Why Isn’t Washington, D.C. A State? (And Should It Be?)

Jeremi Suri
Jeremi Suri
University of Texas

Jeremi Suri holds the Mack Brown Distinguished Chair for Leadership in Global Affairs at the University of Texas at Austin. He is a professor in the University’s Department of History and the LBJ School of Public Affairs. The author and editor of eleven books on politics and foreign policy, his most recent is entitled: Civil War by Other Means: America’s Long and Unfinished Fight for Democracy. His other books include: The Impossible Presidency: The Rise and Fall of America’s Highest OfficeLiberty’s Surest Guardian: American Nation-Building from the Founders to Obama; Henry Kissinger and the American Century; and Power and Protest: Global Revolution and the Rise of Détente. A popular public lecturer and frequent news commentator, his writings appear in The New York Times, the Washington PostWall Street Journal, CNN.com, The Atlantic, Newsweek, Time, and other media. Professor Suri’s writing and teaching have received numerous prizes, including the President’s Associates Teaching Excellence Award from the University of Texas and the Pro Bene Meritis Award for Contributions to the Liberal Arts. Professor Suri hosts the weekly podcast, “This is Democracy.”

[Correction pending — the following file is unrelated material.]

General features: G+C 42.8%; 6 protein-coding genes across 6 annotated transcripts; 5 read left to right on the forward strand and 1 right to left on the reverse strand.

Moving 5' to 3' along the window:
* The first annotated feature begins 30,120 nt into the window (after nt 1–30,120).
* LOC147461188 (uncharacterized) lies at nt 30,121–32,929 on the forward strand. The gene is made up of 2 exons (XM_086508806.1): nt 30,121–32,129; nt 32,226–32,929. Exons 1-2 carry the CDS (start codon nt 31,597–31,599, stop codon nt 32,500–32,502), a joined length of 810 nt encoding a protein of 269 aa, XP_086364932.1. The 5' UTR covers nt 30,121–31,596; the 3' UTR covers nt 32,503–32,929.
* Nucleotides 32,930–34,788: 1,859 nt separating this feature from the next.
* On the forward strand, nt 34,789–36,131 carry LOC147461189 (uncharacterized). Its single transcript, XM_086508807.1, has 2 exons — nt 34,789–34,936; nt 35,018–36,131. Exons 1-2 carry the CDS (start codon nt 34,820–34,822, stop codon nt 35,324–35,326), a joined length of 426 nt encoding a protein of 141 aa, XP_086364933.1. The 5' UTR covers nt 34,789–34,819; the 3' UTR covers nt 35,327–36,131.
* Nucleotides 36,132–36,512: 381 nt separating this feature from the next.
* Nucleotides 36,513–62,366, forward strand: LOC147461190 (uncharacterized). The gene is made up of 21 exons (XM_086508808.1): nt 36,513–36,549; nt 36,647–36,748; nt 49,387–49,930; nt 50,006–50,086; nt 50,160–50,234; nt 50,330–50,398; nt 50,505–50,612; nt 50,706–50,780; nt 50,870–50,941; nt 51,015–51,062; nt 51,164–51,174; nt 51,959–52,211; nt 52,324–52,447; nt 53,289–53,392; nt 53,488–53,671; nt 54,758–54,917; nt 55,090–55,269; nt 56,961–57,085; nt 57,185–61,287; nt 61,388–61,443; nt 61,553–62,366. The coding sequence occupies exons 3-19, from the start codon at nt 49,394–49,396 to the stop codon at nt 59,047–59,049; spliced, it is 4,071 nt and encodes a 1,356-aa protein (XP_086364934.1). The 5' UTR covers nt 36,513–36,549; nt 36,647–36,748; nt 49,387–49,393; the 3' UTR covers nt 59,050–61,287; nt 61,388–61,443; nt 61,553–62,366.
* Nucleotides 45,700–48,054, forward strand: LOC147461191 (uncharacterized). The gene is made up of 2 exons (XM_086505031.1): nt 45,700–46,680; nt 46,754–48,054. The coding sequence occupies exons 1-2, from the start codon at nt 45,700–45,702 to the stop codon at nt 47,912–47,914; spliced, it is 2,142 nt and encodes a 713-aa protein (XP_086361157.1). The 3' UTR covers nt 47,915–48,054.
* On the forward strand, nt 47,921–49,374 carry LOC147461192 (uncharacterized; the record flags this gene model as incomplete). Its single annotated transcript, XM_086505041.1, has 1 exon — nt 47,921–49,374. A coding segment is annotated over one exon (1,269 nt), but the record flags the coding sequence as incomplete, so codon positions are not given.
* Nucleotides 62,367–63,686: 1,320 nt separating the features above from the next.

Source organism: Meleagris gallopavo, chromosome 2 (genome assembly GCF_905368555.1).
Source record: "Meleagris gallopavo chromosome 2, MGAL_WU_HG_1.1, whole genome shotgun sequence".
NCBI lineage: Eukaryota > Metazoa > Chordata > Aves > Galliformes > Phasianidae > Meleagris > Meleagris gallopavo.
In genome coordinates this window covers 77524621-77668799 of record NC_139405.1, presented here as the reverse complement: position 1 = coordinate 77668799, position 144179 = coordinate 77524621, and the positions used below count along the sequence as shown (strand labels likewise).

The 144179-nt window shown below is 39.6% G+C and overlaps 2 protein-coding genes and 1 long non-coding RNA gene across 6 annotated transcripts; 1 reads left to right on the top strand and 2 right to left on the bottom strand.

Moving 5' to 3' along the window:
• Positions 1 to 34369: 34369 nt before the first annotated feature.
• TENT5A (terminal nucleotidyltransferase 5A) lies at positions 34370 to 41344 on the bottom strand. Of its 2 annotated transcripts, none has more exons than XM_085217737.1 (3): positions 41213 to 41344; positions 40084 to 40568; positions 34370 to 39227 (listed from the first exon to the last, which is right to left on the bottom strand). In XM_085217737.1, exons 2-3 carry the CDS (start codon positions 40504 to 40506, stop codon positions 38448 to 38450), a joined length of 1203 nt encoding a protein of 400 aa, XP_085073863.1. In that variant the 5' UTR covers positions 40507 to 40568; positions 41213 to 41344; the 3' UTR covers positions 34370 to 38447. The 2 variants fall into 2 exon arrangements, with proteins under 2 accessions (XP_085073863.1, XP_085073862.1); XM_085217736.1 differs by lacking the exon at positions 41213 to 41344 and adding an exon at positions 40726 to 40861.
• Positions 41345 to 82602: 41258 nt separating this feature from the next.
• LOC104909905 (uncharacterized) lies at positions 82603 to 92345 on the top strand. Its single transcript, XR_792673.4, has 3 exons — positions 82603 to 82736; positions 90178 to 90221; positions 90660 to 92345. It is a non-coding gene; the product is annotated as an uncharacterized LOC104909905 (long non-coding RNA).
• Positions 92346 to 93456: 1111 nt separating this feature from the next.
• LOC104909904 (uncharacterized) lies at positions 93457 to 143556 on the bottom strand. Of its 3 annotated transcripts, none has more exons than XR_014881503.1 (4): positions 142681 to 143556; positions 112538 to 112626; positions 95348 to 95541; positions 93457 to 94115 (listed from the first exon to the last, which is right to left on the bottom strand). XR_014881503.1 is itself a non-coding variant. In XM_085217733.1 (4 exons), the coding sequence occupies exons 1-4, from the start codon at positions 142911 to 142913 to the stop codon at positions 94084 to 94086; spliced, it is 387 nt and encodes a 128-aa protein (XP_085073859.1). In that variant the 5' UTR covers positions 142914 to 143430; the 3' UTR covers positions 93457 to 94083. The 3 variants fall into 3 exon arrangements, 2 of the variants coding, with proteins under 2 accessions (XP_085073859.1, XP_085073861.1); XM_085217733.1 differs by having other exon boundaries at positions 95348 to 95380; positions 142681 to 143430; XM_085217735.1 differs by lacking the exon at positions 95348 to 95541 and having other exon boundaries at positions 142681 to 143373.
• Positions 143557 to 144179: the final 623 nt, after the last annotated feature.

Washington, D.C. did not exist in the first years of the Republic. In 1790, Congress imagined it as a new capital city, on the Potomac River, to remove federal power from New York City and create an alternative source of power nearer to the South. Like the federal government in the nineteenth century, the city of Washington, D.C. remained small and modest. Its residents were mainly seasonal government officials, local merchants, and slaves. The New Deal and the Second World War turned the provincial capital city into a year-round metropolis of businesspeople, civil servants, foreign representatives, lobbyists, students, and tourists. Washington, D.C. also became the symbolic center of “the free world” in the Cold War, and after.

In this recent context, including current protests, the status of Washington, D.C. as a “federal district” without statehood — and without representation in Congress — has become increasingly untenable. In this lecture, Professor Suri will examine how and why the historical evolution of America’s unique capital city has raised pressures for statehood today.



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